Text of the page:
2/22/19: The Nāpali Coast State Wilderness Park (including the Kalalau Trail) and the adjacent Hāʻena State Park remain closed indefinitely for repairs. Updates will be posted when available.
|Trail Length||22 miles (round trip)|
|Terrain||Wet Gulches to Open Ridgeline|
|Elevation Gain||800 ft|
|Trail Brochure||Kalalau Trail|
|Video||Kalalau Trail Safety Video|
|Park Name||Nāpali Coast State Wilderness Park|
The Kalalau Trail (Kalalau Trail Description) provides the only land access to this part of the rugged coast. Originally built in the late 1800s, portions of the trail were rebuilt in the 1930s. A similar foot trail linked earlier Hawaiian settlements along the coastline. The trail traverses 5 valleys before ending at Kalalau Beach where it is blocked by sheer, fluted cliffs (pali). The 11-mile trail is graded but almost never level as it crosses above towering sea cliffs and through lush valleys. The trail drops to sea level at the beaches of Hanakapi’ai and Kalalau. The first 2 miles of the trail, from Ha’ena State Park to Hanakapi’ai Beach, make a popular day hike. Anyone proceeding beyond Hanakapi’ai valley must possess a valid overnight camping permit.
PLEASE VIEW OUR KALALAU TRAIL SAFETY VIDEO HERE.
The trail to Hanakapi’ai falls and beyond Hanakapi’ai is recommended for experienced hikers only.
For most backpackers in good condition, hiking the 11 miles will take a full day. Those without camping permits for Kalalau Valley are therefore prohibited from attempting the entire 22-mile round trip hike in a day. For those with camping permits, get an early start to avoid overexertion in the midday heat.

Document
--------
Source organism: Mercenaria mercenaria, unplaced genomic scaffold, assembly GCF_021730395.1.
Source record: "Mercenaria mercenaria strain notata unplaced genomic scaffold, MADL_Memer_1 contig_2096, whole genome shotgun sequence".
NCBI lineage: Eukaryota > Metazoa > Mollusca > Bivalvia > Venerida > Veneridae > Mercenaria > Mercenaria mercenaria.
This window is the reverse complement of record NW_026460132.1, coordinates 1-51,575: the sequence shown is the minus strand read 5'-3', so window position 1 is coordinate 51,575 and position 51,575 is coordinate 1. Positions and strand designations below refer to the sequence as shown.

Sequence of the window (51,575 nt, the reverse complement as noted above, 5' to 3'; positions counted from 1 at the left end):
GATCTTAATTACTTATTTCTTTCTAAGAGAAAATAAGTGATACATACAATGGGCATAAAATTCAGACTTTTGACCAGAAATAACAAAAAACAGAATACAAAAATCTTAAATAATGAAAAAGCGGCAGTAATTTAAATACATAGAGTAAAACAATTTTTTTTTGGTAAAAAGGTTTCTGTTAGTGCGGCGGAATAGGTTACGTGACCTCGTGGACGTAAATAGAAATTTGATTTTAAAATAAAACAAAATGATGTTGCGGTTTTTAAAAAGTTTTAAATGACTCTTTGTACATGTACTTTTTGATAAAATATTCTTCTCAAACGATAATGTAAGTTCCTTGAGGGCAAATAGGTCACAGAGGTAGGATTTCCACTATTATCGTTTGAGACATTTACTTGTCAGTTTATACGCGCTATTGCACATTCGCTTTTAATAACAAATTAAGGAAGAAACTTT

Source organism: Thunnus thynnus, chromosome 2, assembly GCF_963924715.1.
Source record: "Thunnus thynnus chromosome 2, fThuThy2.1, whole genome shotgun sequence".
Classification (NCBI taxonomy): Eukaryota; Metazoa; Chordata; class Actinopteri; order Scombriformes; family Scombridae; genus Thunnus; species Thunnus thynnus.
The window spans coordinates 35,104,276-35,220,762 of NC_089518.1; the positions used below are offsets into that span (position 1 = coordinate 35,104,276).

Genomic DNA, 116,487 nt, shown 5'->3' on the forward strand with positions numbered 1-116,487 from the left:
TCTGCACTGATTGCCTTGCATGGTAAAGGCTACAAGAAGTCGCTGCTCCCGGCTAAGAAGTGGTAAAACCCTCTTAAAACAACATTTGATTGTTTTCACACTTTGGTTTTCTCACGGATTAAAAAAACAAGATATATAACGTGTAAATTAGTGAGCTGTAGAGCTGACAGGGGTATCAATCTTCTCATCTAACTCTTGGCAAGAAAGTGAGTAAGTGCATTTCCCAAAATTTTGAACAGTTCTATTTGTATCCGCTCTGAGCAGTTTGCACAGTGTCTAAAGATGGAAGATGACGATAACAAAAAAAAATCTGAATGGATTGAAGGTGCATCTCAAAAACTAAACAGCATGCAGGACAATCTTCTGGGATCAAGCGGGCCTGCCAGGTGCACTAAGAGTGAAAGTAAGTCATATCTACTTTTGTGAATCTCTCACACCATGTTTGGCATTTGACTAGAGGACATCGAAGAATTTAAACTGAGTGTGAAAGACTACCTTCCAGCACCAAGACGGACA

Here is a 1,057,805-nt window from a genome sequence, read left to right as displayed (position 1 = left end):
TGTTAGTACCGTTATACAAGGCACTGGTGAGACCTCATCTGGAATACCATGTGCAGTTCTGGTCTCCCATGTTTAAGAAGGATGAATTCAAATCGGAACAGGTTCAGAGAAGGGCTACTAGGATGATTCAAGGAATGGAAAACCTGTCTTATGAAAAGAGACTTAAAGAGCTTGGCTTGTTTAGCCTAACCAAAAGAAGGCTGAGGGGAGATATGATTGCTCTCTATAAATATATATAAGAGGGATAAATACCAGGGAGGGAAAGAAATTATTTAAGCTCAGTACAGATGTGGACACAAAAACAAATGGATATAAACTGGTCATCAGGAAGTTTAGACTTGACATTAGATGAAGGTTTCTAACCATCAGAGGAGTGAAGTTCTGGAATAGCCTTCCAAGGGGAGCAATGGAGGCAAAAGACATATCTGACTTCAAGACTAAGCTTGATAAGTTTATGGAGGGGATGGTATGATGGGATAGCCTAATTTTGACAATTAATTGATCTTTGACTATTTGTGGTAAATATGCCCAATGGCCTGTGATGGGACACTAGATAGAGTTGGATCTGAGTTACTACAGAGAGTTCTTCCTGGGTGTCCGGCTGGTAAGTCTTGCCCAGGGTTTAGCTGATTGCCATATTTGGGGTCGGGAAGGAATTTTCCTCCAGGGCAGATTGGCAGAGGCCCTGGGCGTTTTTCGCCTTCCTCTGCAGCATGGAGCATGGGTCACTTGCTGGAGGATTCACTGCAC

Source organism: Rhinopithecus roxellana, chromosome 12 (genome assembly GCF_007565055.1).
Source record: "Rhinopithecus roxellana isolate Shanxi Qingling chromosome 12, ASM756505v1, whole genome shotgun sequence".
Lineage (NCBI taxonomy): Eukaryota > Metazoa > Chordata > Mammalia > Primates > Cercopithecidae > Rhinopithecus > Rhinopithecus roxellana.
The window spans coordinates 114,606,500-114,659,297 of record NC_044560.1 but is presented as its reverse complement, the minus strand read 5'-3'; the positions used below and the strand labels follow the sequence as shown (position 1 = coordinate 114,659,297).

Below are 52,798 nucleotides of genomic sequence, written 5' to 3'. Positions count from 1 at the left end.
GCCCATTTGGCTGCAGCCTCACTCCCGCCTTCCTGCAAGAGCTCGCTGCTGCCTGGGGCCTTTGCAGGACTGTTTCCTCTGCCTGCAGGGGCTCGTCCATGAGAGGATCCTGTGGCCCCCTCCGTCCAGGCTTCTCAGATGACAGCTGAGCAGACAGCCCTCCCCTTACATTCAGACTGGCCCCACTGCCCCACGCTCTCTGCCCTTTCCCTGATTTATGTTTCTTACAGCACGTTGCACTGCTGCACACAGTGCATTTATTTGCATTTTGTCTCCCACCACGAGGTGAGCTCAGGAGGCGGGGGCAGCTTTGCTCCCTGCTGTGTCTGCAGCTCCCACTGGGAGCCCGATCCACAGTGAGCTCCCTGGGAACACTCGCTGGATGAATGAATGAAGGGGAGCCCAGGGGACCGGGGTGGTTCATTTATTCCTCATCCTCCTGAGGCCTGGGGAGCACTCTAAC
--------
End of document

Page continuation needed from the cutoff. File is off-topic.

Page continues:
For experienced swimmers knowledgeable in local sea conditions, nearshore waters offer limited opportunities for swimming and bodysurfing. Naturalists will find a number of points of interest. Native and introduced tropical plant species abound. Many rare native plants grow along the trail. Wild goats are often seen along the trail route.
The trail begins in Ha’ena State Park at the northwest end of Kuhio Highway (Route 56) about 41 miles (a 1 1/2-hour drive) from Lihu’e Airport. Leaving vehicles overnight at the trailhead is not recommended.
Please check the Kalalau trail safety concerns before you go hiking.
Throughout the year, temperatures seldom drop below 60°F. Summer weather (May to October) normally brings steady tradewinds and occasional showers while winter weather (October to May) is less predictable. Tradewind showers are more frequent during the night and early morning. Infrequent widespread storms cause flash floods.
Travel light. Lightweight hiking shoes with good traction are popular. Camping gear should include a lightweight sleeping bag or blanket, sleeping pad, tent with rainfly, cooking stove and fuel, water purification tablets or filter, first aid kit, mosquito repellent, sunscreen, rain gear, and biodegradable soap.
Day hiking is allowed without a permit up to Hanakapi’ai valley (2 miles in from trailhead). Anyone proceeding beyond Hanakapi’ai valley must possess a valid overnight camping permit.
PLEASE NOTE: Camping permits for Nāpali coast are extremely popular, and often sell out well in advance, particularly during the summer. Please plan accordingly. COMMERCIAL GUIDED CAMPING TRIPS ARE NOT AUTHORIZED. If you see an an advertised commercial camp outing to Napali, it is illegal.
Purchase a camping permit online or in person at any State Parks district office. Offices are open Monday-Friday, 8 am-3:30 pm Hawaii time (closed on State Holidays). Camping fees for Nāpali Coast are $15 per person per night (Hawaii residents), $20 per person per night (non-residents). A maximum stay of 5 nights is allowed in Nāpali Coast State Park. Within the 5-night maximum, no 2 consecutive nights are allowed at Hanakoa.
The authorized camping areas along the trail do not have tables or drinking water. Composting toilets are available at Hanakapi’ai, Hanakoa, and Kalalau. All camping areas are located on shaded terraces near streams.